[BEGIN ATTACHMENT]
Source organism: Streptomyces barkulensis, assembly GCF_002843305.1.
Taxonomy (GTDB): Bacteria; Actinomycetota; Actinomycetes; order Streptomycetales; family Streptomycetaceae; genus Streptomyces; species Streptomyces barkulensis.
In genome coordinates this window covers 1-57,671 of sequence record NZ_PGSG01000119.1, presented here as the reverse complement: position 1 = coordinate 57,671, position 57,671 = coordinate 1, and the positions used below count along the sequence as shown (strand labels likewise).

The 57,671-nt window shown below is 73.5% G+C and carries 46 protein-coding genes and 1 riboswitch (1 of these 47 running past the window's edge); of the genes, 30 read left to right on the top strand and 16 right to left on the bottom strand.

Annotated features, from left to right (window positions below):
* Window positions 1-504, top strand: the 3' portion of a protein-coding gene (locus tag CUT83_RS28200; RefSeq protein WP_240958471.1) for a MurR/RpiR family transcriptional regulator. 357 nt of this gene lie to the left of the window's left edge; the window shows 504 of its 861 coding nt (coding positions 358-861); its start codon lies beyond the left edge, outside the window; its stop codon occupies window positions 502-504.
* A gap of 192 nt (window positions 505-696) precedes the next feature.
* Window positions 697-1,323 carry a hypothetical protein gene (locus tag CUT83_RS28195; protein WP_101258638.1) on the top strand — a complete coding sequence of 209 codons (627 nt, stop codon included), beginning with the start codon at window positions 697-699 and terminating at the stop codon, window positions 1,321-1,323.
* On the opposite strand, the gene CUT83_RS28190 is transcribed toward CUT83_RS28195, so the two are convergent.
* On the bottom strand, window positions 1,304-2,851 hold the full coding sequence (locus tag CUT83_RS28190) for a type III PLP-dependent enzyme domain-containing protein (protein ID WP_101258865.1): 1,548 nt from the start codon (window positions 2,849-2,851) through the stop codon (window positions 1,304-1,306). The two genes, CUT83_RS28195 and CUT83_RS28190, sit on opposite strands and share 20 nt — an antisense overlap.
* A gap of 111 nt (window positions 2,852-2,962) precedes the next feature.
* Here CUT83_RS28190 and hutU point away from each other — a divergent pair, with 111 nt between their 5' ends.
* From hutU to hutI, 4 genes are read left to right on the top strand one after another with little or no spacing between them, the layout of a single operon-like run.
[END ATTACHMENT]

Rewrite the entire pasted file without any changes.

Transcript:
Source organism: Streptomyces barkulensis, assembly GCF_002843305.1.
Taxonomy (GTDB): Bacteria; Actinomycetota; Actinomycetes; order Streptomycetales; family Streptomycetaceae; genus Streptomyces; species Streptomyces barkulensis.
In genome coordinates this window covers 1-57,671 of sequence record NZ_PGSG01000119.1, presented here as the reverse complement: position 1 = coordinate 57,671, position 57,671 = coordinate 1, and the positions used below count along the sequence as shown (strand labels likewise).

The 57,671-nt window shown below is 73.5% G+C and carries 46 protein-coding genes and 1 riboswitch (1 of these 47 running past the window's edge); of the genes, 30 read left to right on the top strand and 16 right to left on the bottom strand.

Annotated features, from left to right (window positions below):
* Window positions 1-504, top strand: the 3' portion of a protein-coding gene (locus tag CUT83_RS28200; RefSeq protein WP_240958471.1) for a MurR/RpiR family transcriptional regulator. 357 nt of this gene lie to the left of the window's left edge; the window shows 504 of its 861 coding nt (coding positions 358-861); its start codon lies beyond the left edge, outside the window; its stop codon occupies window positions 502-504.
* A gap of 192 nt (window positions 505-696) precedes the next feature.
* Window positions 697-1,323 carry a hypothetical protein gene (locus tag CUT83_RS28195; protein WP_101258638.1) on the top strand — a complete coding sequence of 209 codons (627 nt, stop codon included), beginning with the start codon at window positions 697-699 and terminating at the stop codon, window positions 1,321-1,323.
* On the opposite strand, the gene CUT83_RS28190 is transcribed toward CUT83_RS28195, so the two are convergent.
* On the bottom strand, window positions 1,304-2,851 hold the full coding sequence (locus tag CUT83_RS28190) for a type III PLP-dependent enzyme domain-containing protein (protein ID WP_101258865.1): 1,548 nt from the start codon (window positions 2,849-2,851) through the stop codon (window positions 1,304-1,306). The two genes, CUT83_RS28195 and CUT83_RS28190, sit on opposite strands and share 20 nt — an antisense overlap.
* A gap of 111 nt (window positions 2,852-2,962) precedes the next feature.
* Here CUT83_RS28190 and hutU point away from each other — a divergent pair, with 111 nt between their 5' ends.
* From hutU to hutI, 4 genes are read left to right on the top strand one after another with little or no spacing between them, the layout of a single operon-like run.